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Hints, Tips and Solutions (Do NOT post requests for help here) If you have any useful general hints and tips for vintage technology repair and restoration, please share them here. PLEASE DO NOT POST REQUESTS FOR HELP HERE!

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Old 17th Sep 2021, 4:45 pm   #1
6SN7WGTB
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Location: Redhill, West Sussex, UK.
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Default Fluke 87 display fix

I have had a very trusty Fluke 87 since 1990.

After about 10 years, the display started 'losing' segments - they were actually on but hard to see anymore.

I took it apart and found how the LCD display is 'connected' to the PCB by means of what must be some sort of conductive flexible strip - but simply held against the copper tracks of the PCB.

Initially, cleaning it and the PCB and reassembling solved the problem.

However, after 6-9 months it started playing up again.

Trying all manner of contact cleaners, conductive oils and so on did not work any better - the solution now seemed to last less and less time.

Meanwhile, removing the thing had not broken off one of the fairly brittle clips - meaning that it was held even less securely to the PCb.

The solution I found that as worked now for TEN years is as follows:
1. Having removed the LCD, clean the flexible conductive pad with a mild solvent (alcohol e.g.)
2. Ditto the board
3. Apply a VERY VERY thin film of silver loaded heat sink compound to the edges of the flexible 'conductive' strip. The right result is that you have wiped it gently with a vey clean cloth and there remains a visible silver film (well - looks more grey).
4. Reassemble.

It all sounds counter-intuitive applying something conductive to a strip which must have many small adjacent contacts, but it doesn't seem to 'short' them out
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Old 18th Sep 2021, 8:13 am   #2
ajgriff
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Default Re: Fluke 87 display fix

Fading LCD segments are a common problem with older Fluke DMMs. I use a soft pencil rubber to clean the contacts (PCB, zebra strips and LCD) before wiping with IPA. I'm fairly sure that this method was recommended by Fluke at some point but can't now find the particular reference.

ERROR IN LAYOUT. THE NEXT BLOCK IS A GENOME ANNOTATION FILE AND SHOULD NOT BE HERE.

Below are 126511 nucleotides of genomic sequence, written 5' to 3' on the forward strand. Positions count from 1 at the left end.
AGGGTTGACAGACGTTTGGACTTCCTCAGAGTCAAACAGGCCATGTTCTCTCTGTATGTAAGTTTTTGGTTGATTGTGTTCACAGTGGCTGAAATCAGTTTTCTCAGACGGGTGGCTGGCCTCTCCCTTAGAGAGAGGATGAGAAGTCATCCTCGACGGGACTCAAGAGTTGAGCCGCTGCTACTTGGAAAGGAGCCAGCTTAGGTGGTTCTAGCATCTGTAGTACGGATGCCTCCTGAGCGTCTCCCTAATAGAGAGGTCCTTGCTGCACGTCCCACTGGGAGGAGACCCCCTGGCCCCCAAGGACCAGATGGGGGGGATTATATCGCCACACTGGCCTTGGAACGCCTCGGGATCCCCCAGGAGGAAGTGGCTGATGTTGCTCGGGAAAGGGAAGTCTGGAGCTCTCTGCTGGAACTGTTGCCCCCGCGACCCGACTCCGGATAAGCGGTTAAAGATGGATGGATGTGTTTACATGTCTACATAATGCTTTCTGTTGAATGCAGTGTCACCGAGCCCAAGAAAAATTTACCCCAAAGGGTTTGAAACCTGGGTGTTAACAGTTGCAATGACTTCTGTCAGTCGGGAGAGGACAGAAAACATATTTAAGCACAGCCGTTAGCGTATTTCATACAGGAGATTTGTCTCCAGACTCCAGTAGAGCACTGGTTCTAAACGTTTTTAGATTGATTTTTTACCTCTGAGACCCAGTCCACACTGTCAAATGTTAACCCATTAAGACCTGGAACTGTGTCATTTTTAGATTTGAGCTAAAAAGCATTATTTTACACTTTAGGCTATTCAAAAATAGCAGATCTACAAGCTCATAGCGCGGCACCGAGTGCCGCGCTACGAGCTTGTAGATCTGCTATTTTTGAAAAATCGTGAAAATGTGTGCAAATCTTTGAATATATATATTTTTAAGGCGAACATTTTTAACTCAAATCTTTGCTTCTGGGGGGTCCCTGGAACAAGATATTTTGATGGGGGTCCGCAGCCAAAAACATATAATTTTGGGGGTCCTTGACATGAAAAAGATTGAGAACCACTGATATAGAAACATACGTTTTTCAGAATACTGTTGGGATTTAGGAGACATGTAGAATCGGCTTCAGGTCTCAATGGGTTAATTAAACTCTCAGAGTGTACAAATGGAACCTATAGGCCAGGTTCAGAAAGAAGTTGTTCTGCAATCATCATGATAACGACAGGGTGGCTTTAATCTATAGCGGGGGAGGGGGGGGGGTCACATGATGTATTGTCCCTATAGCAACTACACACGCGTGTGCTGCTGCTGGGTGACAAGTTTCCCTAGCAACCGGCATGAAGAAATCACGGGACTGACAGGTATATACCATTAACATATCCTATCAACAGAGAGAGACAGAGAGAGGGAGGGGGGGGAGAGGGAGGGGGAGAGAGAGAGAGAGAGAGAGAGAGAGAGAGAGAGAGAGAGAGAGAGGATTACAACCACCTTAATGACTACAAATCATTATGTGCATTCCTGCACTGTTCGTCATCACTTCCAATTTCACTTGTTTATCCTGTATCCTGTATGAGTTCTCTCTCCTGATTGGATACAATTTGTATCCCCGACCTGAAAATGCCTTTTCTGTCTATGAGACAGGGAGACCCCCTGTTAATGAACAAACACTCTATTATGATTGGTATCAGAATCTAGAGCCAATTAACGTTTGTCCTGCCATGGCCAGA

Another tip is to maintain the original orientation of the zebra strips as they tend to adopt the shape of the PCB solder pads over time.

Overall this approach seems to be effective for a period of many years.

Alan
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Old 18th Sep 2021, 3:27 pm   #3
Leon Crampin
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Default Re: Fluke 87 display fix

Relevant to the post, but differing in application, I have a 30 year-old Drayton programmer controlling my boiler. It is fitted with an LCD display slightly larger than that used by Fluke, and developed the "missing segments" problem.

Dismantling, cleaning the tracks with a rubber (Drayton just left them solder coated...) and finishing off with IPA on a cotton bud resulted in a fix - but only a temporary one. After a couple of sessions, the segments still eventually faded.

The real fix was to file down the edge of the display holder by about 0.5 mm and add a corresponding shim to the other side of the pc board to maintain a tight fit. This has the effect of increasing the preload on the "zebra" strip connecting the pc to the display panel.

As with most elastomers, especially when heat cycled near a boiler, the strip had clearly relaxed and consequently there was inadequate contact pressure to give a reliable connection to all conductors.

Increasing the strip preload effected a lasting fix. I "rewarded" the controller by fitting a new set of electrolytics at the same time.

Roll on next Winter - if I can afford the gas.

Leon.
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Old 18th Sep 2021, 4:43 pm   #4
ajgriff
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Default Re: Fluke 87 display fix

Quote:
Originally Posted by Leon Crampin View Post
As with most elastomers, especially when heat cycled near a boiler, the strip had clearly relaxed and consequently there was inadequate contact pressure to give a reliable connection to all conductors.

Increasing the strip preload effected a lasting fix.
Yes there needs to be adequate pressure applied to the zebra strips and the broken clip may have been part of the problem in the OP's case. I'm more used to the earlier 70 series Flukes where the LCD holder is screwed to the PCB thus maintaining pressure as long as the mask remains undamaged.

Alan
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